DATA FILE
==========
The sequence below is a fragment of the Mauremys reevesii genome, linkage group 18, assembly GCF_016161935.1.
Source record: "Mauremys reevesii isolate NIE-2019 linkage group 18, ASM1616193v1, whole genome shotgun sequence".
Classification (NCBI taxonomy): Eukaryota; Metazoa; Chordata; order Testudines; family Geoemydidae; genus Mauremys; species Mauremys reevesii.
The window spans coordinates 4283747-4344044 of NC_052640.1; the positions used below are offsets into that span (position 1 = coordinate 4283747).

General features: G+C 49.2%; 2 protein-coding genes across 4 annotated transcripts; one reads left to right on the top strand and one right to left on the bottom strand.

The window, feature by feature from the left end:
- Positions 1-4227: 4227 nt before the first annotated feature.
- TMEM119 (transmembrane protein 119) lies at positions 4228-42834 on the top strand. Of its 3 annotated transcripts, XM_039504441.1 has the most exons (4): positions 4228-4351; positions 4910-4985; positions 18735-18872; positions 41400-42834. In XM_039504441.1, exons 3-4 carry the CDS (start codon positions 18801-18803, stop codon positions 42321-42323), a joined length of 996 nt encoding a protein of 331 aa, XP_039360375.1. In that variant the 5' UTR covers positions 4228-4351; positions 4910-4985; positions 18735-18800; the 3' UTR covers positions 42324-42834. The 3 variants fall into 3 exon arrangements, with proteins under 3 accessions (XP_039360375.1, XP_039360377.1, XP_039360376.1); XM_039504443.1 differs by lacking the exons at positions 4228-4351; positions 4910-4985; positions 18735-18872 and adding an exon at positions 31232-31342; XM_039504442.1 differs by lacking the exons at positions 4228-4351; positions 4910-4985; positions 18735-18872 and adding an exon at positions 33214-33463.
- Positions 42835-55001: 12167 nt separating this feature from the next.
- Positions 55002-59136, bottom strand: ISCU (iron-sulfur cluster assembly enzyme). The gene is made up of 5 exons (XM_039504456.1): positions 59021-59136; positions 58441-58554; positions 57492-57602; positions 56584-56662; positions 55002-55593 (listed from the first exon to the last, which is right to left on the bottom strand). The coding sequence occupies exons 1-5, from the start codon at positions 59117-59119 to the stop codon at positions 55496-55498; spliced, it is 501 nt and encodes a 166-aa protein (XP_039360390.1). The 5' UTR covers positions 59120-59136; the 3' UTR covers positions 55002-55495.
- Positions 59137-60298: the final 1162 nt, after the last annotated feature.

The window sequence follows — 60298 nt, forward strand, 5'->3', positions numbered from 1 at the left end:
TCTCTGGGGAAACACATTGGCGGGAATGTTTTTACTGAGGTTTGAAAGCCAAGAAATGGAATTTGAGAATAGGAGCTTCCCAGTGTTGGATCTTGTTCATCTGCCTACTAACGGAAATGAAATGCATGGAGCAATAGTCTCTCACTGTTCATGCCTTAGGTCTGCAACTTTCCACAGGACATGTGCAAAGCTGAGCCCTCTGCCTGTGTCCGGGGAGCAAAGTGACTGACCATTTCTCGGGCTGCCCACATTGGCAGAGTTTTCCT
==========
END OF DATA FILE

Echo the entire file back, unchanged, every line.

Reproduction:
The sequence below is a fragment of the Mauremys reevesii genome, linkage group 18, assembly GCF_016161935.1.
Source record: "Mauremys reevesii isolate NIE-2019 linkage group 18, ASM1616193v1, whole genome shotgun sequence".
Classification (NCBI taxonomy): Eukaryota; Metazoa; Chordata; order Testudines; family Geoemydidae; genus Mauremys; species Mauremys reevesii.
The window spans coordinates 4283747-4344044 of NC_052640.1; the positions used below are offsets into that span (position 1 = coordinate 4283747).

General features: G+C 49.2%; 2 protein-coding genes across 4 annotated transcripts; one reads left to right on the top strand and one right to left on the bottom strand.

The window, feature by feature from the left end:
- Positions 1-4227: 4227 nt before the first annotated feature.
- TMEM119 (transmembrane protein 119) lies at positions 4228-42834 on the top strand. Of its 3 annotated transcripts, XM_039504441.1 has the most exons (4): positions 4228-4351; positions 4910-4985; positions 18735-18872; positions 41400-42834. In XM_039504441.1, exons 3-4 carry the CDS (start codon positions 18801-18803, stop codon positions 42321-42323), a joined length of 996 nt encoding a protein of 331 aa, XP_039360375.1. In that variant the 5' UTR covers positions 4228-4351; positions 4910-4985; positions 18735-18800; the 3' UTR covers positions 42324-42834. The 3 variants fall into 3 exon arrangements, with proteins under 3 accessions (XP_039360375.1, XP_039360377.1, XP_039360376.1); XM_039504443.1 differs by lacking the exons at positions 4228-4351; positions 4910-4985; positions 18735-18872 and adding an exon at positions 31232-31342; XM_039504442.1 differs by lacking the exons at positions 4228-4351; positions 4910-4985; positions 18735-18872 and adding an exon at positions 33214-33463.
- Positions 42835-55001: 12167 nt separating this feature from the next.
- Positions 55002-59136, bottom strand: ISCU (iron-sulfur cluster assembly enzyme). The gene is made up of 5 exons (XM_039504456.1): positions 59021-59136; positions 58441-58554; positions 57492-57602; positions 56584-56662; positions 55002-55593 (listed from the first exon to the last, which is right to left on the bottom strand). The coding sequence occupies exons 1-5, from the start codon at positions 59117-59119 to the stop codon at positions 55496-55498; spliced, it is 501 nt and encodes a 166-aa protein (XP_039360390.1). The 5' UTR covers positions 59120-59136; the 3' UTR covers positions 55002-55495.
- Positions 59137-60298: the final 1162 nt, after the last annotated feature.

The window sequence follows — 60298 nt, forward strand, 5'->3', positions numbered from 1 at the left end:
TCTCTGGGGAAACACATTGGCGGGAATGTTTTTACTGAGGTTTGAAAGCCAAGAAATGGAATTTGAGAATAGGAGCTTCCCAGTGTTGGATCTTGTTCATCTGCCTACTAACGGAAATGAAATGCATGGAGCAATAGTCTCTCACTGTTCATGCCTTAGGTCTGCAACTTTCCACAGGACATGTGCAAAGCTGAGCCCTCTGCCTGTGTCCGGGGAGCAAAGTGACTGACCATTTCTCGGGCTGCCCACATTGGCAGAGTTTTCCT